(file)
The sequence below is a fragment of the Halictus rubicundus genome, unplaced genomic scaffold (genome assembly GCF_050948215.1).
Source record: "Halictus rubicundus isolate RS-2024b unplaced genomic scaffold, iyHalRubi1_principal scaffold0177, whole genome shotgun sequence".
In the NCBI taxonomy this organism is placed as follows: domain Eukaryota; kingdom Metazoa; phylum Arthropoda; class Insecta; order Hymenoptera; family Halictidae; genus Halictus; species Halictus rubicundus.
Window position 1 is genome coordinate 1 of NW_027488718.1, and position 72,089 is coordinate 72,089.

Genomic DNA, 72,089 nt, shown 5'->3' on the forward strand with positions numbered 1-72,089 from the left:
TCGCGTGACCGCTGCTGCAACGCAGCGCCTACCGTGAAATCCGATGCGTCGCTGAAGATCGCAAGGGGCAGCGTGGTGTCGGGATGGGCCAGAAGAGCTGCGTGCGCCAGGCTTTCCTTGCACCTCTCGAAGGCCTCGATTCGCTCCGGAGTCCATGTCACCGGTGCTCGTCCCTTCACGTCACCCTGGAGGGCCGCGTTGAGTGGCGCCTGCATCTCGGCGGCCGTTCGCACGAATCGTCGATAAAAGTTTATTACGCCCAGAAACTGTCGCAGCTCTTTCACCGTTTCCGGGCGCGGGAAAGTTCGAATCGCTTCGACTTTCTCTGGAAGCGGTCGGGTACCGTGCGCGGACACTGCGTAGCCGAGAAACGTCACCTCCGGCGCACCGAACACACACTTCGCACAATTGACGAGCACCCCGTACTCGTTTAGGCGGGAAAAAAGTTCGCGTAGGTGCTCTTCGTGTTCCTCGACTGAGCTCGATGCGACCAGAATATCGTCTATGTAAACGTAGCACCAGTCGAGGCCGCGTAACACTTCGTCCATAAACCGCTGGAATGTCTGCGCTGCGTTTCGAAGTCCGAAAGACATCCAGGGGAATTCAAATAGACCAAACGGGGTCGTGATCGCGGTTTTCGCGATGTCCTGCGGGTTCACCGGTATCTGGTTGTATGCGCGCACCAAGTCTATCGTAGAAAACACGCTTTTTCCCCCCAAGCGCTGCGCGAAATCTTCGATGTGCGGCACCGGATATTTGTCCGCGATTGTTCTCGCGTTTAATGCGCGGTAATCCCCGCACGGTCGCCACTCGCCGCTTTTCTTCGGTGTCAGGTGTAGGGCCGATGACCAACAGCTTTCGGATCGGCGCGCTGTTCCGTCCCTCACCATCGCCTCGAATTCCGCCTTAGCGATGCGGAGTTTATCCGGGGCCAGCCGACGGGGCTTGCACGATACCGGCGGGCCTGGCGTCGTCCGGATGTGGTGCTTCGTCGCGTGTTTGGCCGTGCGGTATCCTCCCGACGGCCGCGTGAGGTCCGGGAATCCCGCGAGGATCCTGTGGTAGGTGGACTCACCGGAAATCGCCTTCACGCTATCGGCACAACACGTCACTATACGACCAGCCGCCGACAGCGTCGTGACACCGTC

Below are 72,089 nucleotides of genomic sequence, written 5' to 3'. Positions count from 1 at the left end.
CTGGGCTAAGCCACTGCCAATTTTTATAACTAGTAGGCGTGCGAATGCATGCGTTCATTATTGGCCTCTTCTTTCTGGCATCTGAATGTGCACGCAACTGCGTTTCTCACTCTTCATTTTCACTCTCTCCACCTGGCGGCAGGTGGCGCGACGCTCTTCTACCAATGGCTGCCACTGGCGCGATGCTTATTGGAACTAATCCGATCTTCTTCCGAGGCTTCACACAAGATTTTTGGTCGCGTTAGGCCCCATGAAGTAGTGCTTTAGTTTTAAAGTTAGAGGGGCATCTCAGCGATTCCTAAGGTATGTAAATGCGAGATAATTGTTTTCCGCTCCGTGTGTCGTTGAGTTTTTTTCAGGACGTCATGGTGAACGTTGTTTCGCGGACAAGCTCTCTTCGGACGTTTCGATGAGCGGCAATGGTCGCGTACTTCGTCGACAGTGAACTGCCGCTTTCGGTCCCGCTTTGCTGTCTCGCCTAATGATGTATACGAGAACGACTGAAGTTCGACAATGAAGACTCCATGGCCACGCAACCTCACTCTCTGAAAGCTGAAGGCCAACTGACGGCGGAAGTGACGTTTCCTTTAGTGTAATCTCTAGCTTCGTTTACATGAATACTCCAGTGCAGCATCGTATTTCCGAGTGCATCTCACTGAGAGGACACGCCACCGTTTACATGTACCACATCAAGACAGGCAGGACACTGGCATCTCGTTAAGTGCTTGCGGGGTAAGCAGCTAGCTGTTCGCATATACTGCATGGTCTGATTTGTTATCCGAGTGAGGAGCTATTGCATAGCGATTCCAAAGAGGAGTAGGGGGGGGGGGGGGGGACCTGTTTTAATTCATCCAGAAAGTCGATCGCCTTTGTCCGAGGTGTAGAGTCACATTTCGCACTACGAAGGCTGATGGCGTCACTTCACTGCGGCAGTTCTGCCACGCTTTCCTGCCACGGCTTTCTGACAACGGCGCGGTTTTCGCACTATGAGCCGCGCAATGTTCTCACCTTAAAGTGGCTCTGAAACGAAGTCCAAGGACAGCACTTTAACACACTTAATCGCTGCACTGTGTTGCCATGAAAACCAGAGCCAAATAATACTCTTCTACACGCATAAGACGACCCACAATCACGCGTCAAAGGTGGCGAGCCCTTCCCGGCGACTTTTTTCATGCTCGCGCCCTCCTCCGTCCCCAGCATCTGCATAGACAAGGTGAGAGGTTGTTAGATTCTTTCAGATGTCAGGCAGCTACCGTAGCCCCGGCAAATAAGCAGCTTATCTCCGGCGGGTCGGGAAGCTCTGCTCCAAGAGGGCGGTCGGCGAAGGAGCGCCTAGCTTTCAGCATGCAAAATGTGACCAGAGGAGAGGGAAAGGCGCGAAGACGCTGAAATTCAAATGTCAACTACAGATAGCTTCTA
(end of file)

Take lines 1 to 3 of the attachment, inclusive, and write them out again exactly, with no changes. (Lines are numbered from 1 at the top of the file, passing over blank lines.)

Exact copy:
The sequence below is a fragment of the Halictus rubicundus genome, unplaced genomic scaffold (genome assembly GCF_050948215.1).
Source record: "Halictus rubicundus isolate RS-2024b unplaced genomic scaffold, iyHalRubi1_principal scaffold0177, whole genome shotgun sequence".
In the NCBI taxonomy this organism is placed as follows: domain Eukaryota; kingdom Metazoa; phylum Arthropoda; class Insecta; order Hymenoptera; family Halictidae; genus Halictus; species Halictus rubicundus.